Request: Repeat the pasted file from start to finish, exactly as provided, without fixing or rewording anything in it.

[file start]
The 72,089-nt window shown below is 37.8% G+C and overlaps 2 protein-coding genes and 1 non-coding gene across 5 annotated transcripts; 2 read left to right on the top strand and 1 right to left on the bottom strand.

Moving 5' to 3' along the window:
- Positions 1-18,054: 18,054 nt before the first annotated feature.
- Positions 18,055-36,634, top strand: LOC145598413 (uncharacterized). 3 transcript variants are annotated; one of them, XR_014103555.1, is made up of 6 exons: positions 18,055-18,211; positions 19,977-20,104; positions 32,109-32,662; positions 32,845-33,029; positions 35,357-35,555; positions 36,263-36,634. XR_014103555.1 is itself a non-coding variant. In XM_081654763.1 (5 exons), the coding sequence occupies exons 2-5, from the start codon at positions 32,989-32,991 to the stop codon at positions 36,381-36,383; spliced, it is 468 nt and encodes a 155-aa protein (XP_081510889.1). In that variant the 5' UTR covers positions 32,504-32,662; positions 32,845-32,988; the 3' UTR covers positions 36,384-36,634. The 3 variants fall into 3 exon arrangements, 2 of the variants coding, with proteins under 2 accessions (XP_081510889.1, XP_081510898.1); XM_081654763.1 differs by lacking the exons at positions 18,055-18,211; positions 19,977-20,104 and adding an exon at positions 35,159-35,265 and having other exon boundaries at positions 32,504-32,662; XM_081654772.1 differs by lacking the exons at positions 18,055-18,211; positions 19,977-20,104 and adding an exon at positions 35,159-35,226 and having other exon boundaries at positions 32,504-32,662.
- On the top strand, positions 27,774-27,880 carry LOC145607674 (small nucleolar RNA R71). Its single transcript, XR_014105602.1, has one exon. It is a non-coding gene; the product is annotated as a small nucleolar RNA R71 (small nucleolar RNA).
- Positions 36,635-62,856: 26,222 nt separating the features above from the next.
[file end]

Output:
The 72,089-nt window shown below is 37.8% G+C and overlaps 2 protein-coding genes and 1 non-coding gene across 5 annotated transcripts; 2 read left to right on the top strand and 1 right to left on the bottom strand.

Moving 5' to 3' along the window:
- Positions 1-18,054: 18,054 nt before the first annotated feature.
- Positions 18,055-36,634, top strand: LOC145598413 (uncharacterized). 3 transcript variants are annotated; one of them, XR_014103555.1, is made up of 6 exons: positions 18,055-18,211; positions 19,977-20,104; positions 32,109-32,662; positions 32,845-33,029; positions 35,357-35,555; positions 36,263-36,634. XR_014103555.1 is itself a non-coding variant. In XM_081654763.1 (5 exons), the coding sequence occupies exons 2-5, from the start codon at positions 32,989-32,991 to the stop codon at positions 36,381-36,383; spliced, it is 468 nt and encodes a 155-aa protein (XP_081510889.1). In that variant the 5' UTR covers positions 32,504-32,662; positions 32,845-32,988; the 3' UTR covers positions 36,384-36,634. The 3 variants fall into 3 exon arrangements, 2 of the variants coding, with proteins under 2 accessions (XP_081510889.1, XP_081510898.1); XM_081654763.1 differs by lacking the exons at positions 18,055-18,211; positions 19,977-20,104 and adding an exon at positions 35,159-35,265 and having other exon boundaries at positions 32,504-32,662; XM_081654772.1 differs by lacking the exons at positions 18,055-18,211; positions 19,977-20,104 and adding an exon at positions 35,159-35,226 and having other exon boundaries at positions 32,504-32,662.
- On the top strand, positions 27,774-27,880 carry LOC145607674 (small nucleolar RNA R71). Its single transcript, XR_014105602.1, has one exon. It is a non-coding gene; the product is annotated as a small nucleolar RNA R71 (small nucleolar RNA).
- Positions 36,635-62,856: 26,222 nt separating the features above from the next.